Thursday, June 6, 2013

Key West Custom House: Art and History Museum

Mark here.  Want to hear about a place we should have checked out a long time ago? The Custom House, on the northwest corner of Key West, near Mallory Square, is definitely one of the most striking buildings on the island.  The 3-story, red brick structure is gorgeous and it's entrance is graced by a 40-foot sculpture of two ballroom dancers. Inside, it houses the Key West Art and History Museum.
Either before or after you go inside, take the time to walk around the outside of the building. The grounds are gleefully populated with a bunch of marvelous sculptures of people enjoying life.  The artist, Seward Johnson did a terrific job of capturing folks enjoying simple pleasures and some more formal or exotic ones, as well.  Many of the statures are positively lifelike. I'm not going to post pictures of the statues. I want you to have the full delight of seeing each one fresh.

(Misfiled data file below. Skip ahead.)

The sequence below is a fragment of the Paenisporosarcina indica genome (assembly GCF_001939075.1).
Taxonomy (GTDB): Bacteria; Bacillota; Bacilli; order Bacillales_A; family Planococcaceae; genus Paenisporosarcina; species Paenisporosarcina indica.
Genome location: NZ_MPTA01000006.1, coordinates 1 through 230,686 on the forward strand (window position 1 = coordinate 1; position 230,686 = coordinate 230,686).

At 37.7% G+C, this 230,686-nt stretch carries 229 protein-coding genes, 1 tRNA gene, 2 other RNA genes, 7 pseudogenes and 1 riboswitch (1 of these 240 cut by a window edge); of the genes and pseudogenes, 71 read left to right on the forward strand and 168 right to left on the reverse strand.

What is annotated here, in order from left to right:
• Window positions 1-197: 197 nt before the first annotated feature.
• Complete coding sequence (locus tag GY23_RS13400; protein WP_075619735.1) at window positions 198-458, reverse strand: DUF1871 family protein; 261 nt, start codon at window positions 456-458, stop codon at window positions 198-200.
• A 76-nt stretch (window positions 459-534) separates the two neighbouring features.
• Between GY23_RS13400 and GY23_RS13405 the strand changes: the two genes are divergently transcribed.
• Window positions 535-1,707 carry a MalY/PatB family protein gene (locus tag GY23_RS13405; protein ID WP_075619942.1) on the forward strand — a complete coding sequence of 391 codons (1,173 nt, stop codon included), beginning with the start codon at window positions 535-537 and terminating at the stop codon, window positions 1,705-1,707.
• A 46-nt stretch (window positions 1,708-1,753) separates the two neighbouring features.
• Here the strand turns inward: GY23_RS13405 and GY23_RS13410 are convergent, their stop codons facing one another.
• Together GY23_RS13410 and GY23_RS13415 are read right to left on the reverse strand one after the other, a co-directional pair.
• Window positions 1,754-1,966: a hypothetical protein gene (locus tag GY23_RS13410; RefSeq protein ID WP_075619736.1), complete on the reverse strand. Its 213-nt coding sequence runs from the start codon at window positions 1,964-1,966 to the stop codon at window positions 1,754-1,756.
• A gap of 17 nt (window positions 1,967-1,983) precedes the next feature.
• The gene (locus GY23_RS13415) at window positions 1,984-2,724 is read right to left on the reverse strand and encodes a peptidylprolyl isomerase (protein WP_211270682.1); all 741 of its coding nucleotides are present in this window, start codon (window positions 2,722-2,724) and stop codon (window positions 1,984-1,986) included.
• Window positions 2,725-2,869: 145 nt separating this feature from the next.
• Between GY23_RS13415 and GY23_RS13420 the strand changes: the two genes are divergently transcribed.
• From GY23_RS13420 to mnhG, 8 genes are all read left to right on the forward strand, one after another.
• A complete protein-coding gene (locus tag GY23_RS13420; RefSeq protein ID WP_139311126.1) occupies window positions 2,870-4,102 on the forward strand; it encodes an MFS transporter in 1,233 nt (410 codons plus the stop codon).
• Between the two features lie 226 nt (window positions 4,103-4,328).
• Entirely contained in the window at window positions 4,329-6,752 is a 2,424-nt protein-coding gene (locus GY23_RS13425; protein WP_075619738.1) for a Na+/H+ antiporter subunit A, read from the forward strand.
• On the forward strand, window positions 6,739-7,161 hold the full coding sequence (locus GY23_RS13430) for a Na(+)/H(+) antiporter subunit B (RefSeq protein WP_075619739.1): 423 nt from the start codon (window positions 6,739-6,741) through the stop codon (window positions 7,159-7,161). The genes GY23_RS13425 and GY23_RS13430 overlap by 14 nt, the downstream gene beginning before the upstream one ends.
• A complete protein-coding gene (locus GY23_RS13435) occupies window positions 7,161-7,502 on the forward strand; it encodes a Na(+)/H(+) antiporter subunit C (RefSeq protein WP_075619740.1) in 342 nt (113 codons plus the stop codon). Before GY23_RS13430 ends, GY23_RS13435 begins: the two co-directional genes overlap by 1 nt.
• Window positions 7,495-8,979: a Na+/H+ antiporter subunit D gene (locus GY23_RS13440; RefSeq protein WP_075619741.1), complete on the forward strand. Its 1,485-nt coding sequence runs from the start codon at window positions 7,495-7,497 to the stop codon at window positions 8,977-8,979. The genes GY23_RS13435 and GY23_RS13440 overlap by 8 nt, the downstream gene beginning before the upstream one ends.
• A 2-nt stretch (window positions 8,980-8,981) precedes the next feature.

The historical exhibits focus on the early days of Key West and the building of the Overseas Railroad. Building that railroad was a fantastic engineering feat and they have several displays that really show just how fantastic. They also have several great displays illustrating what life was like in the Lower Keys during the days of Hemingway and earlier. I think a lot of us are closet history buffs so I think that stuff is cool.

They also have several exhibits of artwork from local artists and, hands down, my favorite exhibits are the bas relief wood sculptures by Mario Sanchez.
He was the son of a cigar maker and a local folk artist who depicted everyday life on the island.  He worked outside under a tree using simple wood chisels and dime store brushes. For me, that adds to it's charm. I love their light-hearted tone and simplicity.

Mario based many of his characters on actual local folks and the museum does a nice job of sharing some of the back stories of the people in the works. If you look carefully, you'll notice many of these people as recurring subjects. You may also notice that the atmosphere of tolerance and acceptance in Key West goes back at least 100 years.  It's evident in many of his pieces.

We waited over a year to visit the Custom House but, once we got there, I was delighted. It's definitely worth the time.

No comments:

Post a Comment